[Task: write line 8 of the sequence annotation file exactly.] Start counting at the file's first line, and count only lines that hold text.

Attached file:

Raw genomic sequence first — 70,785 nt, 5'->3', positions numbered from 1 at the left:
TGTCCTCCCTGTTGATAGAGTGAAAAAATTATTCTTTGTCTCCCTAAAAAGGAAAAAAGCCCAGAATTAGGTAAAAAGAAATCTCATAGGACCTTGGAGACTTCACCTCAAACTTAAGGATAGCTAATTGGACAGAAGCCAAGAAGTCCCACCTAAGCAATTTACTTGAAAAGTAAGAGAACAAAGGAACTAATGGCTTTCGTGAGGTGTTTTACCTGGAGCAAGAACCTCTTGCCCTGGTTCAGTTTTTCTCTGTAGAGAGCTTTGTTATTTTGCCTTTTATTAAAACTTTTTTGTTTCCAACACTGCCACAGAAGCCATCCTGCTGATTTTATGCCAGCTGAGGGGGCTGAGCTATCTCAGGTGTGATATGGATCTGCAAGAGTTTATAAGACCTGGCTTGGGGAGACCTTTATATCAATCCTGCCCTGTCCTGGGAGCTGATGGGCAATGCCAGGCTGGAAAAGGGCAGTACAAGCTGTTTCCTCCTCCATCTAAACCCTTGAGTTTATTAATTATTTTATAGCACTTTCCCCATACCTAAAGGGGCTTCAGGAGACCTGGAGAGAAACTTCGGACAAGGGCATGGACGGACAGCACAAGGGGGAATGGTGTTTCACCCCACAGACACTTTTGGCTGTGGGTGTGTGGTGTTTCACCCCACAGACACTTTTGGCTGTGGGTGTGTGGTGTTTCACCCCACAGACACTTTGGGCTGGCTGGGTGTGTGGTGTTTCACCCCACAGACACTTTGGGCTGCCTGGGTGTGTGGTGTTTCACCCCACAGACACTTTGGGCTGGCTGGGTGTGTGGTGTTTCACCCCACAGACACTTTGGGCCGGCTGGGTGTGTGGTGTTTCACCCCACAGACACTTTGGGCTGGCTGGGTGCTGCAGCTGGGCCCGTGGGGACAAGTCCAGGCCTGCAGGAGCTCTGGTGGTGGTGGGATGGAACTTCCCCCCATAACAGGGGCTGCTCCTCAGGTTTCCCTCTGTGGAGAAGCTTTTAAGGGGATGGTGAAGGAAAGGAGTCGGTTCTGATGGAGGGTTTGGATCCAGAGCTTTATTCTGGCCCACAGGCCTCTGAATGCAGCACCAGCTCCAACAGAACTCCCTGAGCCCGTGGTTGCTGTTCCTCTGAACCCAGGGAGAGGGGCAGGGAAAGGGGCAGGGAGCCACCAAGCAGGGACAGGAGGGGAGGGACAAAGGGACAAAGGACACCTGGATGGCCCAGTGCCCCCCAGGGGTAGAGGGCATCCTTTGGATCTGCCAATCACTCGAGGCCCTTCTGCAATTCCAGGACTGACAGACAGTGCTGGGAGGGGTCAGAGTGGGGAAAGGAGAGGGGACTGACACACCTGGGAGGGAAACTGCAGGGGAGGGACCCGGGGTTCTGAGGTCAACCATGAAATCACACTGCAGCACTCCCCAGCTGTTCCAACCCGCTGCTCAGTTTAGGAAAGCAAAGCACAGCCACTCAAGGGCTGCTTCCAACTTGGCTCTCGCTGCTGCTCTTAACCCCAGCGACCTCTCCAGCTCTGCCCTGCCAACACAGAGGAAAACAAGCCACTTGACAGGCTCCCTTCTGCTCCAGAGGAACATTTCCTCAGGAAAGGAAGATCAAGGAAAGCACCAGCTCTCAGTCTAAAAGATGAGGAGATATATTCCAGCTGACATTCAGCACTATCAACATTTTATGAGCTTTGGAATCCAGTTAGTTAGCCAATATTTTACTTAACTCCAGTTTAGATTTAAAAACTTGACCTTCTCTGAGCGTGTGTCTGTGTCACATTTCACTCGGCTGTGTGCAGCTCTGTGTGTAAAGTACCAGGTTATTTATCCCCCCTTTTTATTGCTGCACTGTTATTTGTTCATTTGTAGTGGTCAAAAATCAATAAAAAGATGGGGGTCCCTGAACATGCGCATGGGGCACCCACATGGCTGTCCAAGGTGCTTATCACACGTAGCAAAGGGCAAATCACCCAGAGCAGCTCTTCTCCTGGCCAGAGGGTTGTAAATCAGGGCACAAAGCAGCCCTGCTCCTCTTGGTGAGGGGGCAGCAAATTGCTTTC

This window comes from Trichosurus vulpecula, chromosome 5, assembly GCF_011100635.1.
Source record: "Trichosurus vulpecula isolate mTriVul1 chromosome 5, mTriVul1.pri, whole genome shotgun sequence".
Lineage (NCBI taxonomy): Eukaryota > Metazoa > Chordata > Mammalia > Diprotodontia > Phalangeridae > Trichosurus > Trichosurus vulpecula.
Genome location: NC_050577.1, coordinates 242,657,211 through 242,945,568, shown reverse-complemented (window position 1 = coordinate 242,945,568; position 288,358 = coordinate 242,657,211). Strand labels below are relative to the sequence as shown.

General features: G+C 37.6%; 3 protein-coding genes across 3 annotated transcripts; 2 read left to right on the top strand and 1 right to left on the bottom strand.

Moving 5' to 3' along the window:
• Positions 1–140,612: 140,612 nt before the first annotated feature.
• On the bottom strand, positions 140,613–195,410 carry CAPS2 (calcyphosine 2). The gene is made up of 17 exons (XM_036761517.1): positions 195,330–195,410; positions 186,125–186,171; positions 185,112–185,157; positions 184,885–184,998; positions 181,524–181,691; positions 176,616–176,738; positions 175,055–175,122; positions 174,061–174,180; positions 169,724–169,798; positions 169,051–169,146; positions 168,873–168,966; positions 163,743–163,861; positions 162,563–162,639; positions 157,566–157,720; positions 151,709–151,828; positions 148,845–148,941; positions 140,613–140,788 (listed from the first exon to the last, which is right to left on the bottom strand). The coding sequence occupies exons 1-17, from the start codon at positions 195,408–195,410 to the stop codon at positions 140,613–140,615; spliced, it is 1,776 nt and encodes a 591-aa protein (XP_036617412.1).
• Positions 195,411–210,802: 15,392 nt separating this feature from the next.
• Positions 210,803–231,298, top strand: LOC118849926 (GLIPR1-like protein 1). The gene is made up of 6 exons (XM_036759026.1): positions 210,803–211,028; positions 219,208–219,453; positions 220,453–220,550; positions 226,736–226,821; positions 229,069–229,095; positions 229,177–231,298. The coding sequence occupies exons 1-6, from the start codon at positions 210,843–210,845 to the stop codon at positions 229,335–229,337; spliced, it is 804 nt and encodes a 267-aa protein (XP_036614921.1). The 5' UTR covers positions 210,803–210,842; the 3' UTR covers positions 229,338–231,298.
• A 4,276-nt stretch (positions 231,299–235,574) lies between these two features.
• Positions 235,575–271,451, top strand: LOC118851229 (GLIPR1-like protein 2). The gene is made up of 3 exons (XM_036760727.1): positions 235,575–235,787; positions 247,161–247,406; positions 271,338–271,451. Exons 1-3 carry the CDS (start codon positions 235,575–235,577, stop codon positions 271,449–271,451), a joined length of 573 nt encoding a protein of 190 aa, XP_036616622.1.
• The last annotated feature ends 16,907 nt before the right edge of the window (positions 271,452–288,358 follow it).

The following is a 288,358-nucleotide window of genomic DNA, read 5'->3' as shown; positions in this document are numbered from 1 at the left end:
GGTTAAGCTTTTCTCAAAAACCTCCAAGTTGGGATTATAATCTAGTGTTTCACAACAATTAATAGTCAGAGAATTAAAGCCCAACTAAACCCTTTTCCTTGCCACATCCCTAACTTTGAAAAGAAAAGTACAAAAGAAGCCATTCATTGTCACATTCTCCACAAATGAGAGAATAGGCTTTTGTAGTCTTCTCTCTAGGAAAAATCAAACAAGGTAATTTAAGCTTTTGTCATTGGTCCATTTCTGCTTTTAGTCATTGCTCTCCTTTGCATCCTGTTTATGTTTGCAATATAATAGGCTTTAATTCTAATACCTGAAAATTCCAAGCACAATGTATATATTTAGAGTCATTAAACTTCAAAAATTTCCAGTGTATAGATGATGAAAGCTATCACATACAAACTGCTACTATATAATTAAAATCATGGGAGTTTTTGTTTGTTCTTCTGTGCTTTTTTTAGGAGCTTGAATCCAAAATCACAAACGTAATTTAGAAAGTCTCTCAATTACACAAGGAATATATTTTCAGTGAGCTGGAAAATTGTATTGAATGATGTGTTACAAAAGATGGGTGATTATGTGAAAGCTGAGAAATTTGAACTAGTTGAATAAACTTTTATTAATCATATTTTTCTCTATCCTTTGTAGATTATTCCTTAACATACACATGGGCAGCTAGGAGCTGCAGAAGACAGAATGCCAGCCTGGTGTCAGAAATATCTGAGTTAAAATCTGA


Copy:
Moving 5' to 3' along the window: